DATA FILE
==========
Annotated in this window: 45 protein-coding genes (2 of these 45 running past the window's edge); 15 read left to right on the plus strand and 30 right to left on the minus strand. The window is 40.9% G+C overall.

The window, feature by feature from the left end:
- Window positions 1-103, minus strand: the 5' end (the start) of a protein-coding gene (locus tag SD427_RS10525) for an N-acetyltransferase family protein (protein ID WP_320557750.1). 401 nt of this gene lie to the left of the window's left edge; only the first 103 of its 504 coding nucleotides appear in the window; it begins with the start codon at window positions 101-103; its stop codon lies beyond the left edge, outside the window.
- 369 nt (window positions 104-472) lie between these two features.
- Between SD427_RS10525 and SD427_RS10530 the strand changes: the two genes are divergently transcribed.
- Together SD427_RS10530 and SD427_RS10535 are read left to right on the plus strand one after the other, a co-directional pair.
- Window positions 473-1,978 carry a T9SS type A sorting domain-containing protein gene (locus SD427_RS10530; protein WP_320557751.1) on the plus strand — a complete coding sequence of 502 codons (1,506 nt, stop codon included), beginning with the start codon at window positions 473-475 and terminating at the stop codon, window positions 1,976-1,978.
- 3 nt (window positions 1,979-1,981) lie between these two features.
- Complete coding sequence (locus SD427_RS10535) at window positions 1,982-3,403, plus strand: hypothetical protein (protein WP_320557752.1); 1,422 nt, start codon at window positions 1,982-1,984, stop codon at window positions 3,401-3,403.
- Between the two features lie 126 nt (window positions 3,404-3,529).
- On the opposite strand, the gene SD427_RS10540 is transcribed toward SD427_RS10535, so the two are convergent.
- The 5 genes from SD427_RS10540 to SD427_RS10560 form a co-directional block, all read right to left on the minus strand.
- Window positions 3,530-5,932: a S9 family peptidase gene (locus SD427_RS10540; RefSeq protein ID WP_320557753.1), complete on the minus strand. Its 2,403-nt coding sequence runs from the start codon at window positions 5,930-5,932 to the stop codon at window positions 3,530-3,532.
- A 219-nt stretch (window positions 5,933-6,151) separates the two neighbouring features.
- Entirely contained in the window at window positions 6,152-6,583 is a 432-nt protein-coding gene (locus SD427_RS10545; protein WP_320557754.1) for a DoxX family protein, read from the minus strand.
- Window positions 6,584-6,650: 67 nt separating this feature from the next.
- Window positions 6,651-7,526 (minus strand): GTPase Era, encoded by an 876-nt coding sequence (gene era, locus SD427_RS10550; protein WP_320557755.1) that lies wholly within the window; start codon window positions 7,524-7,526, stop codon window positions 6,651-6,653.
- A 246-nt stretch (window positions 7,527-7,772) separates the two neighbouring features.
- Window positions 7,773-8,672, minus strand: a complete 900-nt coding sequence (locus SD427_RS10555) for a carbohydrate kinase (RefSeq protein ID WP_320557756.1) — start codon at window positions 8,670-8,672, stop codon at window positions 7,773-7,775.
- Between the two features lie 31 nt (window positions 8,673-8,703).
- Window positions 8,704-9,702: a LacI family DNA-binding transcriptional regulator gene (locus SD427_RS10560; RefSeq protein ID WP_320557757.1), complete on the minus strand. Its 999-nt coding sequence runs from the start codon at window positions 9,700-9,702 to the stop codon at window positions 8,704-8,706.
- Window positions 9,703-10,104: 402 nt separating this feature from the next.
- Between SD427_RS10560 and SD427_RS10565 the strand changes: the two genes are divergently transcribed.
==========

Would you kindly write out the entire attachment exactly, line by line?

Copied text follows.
Annotated in this window: 45 protein-coding genes (2 of these 45 running past the window's edge); 15 read left to right on the plus strand and 30 right to left on the minus strand. The window is 40.9% G+C overall.

The window, feature by feature from the left end:
- Window positions 1-103, minus strand: the 5' end (the start) of a protein-coding gene (locus tag SD427_RS10525) for an N-acetyltransferase family protein (protein ID WP_320557750.1). 401 nt of this gene lie to the left of the window's left edge; only the first 103 of its 504 coding nucleotides appear in the window; it begins with the start codon at window positions 101-103; its stop codon lies beyond the left edge, outside the window.
- 369 nt (window positions 104-472) lie between these two features.
- Between SD427_RS10525 and SD427_RS10530 the strand changes: the two genes are divergently transcribed.
- Together SD427_RS10530 and SD427_RS10535 are read left to right on the plus strand one after the other, a co-directional pair.
- Window positions 473-1,978 carry a T9SS type A sorting domain-containing protein gene (locus SD427_RS10530; protein WP_320557751.1) on the plus strand — a complete coding sequence of 502 codons (1,506 nt, stop codon included), beginning with the start codon at window positions 473-475 and terminating at the stop codon, window positions 1,976-1,978.
- 3 nt (window positions 1,979-1,981) lie between these two features.
- Complete coding sequence (locus SD427_RS10535) at window positions 1,982-3,403, plus strand: hypothetical protein (protein WP_320557752.1); 1,422 nt, start codon at window positions 1,982-1,984, stop codon at window positions 3,401-3,403.
- Between the two features lie 126 nt (window positions 3,404-3,529).
- On the opposite strand, the gene SD427_RS10540 is transcribed toward SD427_RS10535, so the two are convergent.
- The 5 genes from SD427_RS10540 to SD427_RS10560 form a co-directional block, all read right to left on the minus strand.
- Window positions 3,530-5,932: a S9 family peptidase gene (locus SD427_RS10540; RefSeq protein ID WP_320557753.1), complete on the minus strand. Its 2,403-nt coding sequence runs from the start codon at window positions 5,930-5,932 to the stop codon at window positions 3,530-3,532.
- A 219-nt stretch (window positions 5,933-6,151) separates the two neighbouring features.
- Entirely contained in the window at window positions 6,152-6,583 is a 432-nt protein-coding gene (locus SD427_RS10545; protein WP_320557754.1) for a DoxX family protein, read from the minus strand.
- Window positions 6,584-6,650: 67 nt separating this feature from the next.
- Window positions 6,651-7,526 (minus strand): GTPase Era, encoded by an 876-nt coding sequence (gene era, locus SD427_RS10550; protein WP_320557755.1) that lies wholly within the window; start codon window positions 7,524-7,526, stop codon window positions 6,651-6,653.
- A 246-nt stretch (window positions 7,527-7,772) separates the two neighbouring features.
- Window positions 7,773-8,672, minus strand: a complete 900-nt coding sequence (locus SD427_RS10555) for a carbohydrate kinase (RefSeq protein ID WP_320557756.1) — start codon at window positions 8,670-8,672, stop codon at window positions 7,773-7,775.
- Between the two features lie 31 nt (window positions 8,673-8,703).
- Window positions 8,704-9,702: a LacI family DNA-binding transcriptional regulator gene (locus SD427_RS10560; RefSeq protein ID WP_320557757.1), complete on the minus strand. Its 999-nt coding sequence runs from the start codon at window positions 9,700-9,702 to the stop codon at window positions 8,704-8,706.
- Window positions 9,703-10,104: 402 nt separating this feature from the next.
- Between SD427_RS10560 and SD427_RS10565 the strand changes: the two genes are divergently transcribed.